Participants fan out within a fifteen mile diameter circle from a predetermined center to census all the species that they encounter. Over the years, the data has proven valuable for researchers studying changes in populations and population shifts. 

In North Carolina, forty-one counts have been scheduled this season, with eighteen already set in South Carolina. By the time the period is over, over fifty counts will have been conducted in North Carolina and close to thirty in South Carolina.

This isn’t a casual stroll through the woods and fields looking at birds. This is an intensive effort where the mission is to FIND birds. That means getting off trail, walking through thickets, wading through marshes and swamps, getting in the field before sun up and staying after sun down. The Count goes on rain or shine, cold or warm, wind or calm. I have done all-day counts in the freezing rain, deep snow, and single digit wind chills. This is serious business.
I will participate in five Christmas Counts this year; Southern Lake Norman on the fourteenth, Gastonia on the twentieth, Charlotte on the twenty-seventh, Wilmington on January third, and Southport / Bald Head Island on January fourth. There are some other area counts of interest as well; York/Rock Hill on December twentieth, Catawba Valley on December thirtieth, and Pee Dee Refuge on January third. 
What’s the payoff? I get to spend all day birding with other enthusiastic birders, I will see lots of good birds, there’s the potential to find a real local or state rarity, I know the data collected will go into a database that is constantly being tapped, and there is a free tally up supper at the end of each day.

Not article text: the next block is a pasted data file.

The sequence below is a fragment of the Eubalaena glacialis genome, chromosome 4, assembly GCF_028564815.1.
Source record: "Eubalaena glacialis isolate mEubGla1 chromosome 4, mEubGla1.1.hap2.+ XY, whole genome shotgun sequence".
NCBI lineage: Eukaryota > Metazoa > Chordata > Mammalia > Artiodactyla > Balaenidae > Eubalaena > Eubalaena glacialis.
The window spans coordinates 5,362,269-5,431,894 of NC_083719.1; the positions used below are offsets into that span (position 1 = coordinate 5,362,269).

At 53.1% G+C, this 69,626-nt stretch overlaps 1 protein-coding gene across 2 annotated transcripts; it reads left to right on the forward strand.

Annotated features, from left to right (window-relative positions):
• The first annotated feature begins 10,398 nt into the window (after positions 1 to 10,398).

For more information on the 115th Christmas Bird Count go to http://www.carolinabirdclub.org/christmas/  and


Wednesday, December 3, 2014

Helping to Track the American Oystercatcher

I spent the Thanksgiving holiday week at the beach, Ocean Isle Beach to be exact. I took full advantage of the change in venue and birds by doing a good bit of birding once the rain stopped midweek. On Saturday November twenty-ninth five other birders joined me for a day of birding the area. One thing I always check for is leg bands on certain species like American oystercatchers and piping plovers. I didn’t see any piping plovers but did encounter a nice flock of fifteen oystercatchers in Saucepan Creek; with one individual sporting some green leg bands with a readable code on each.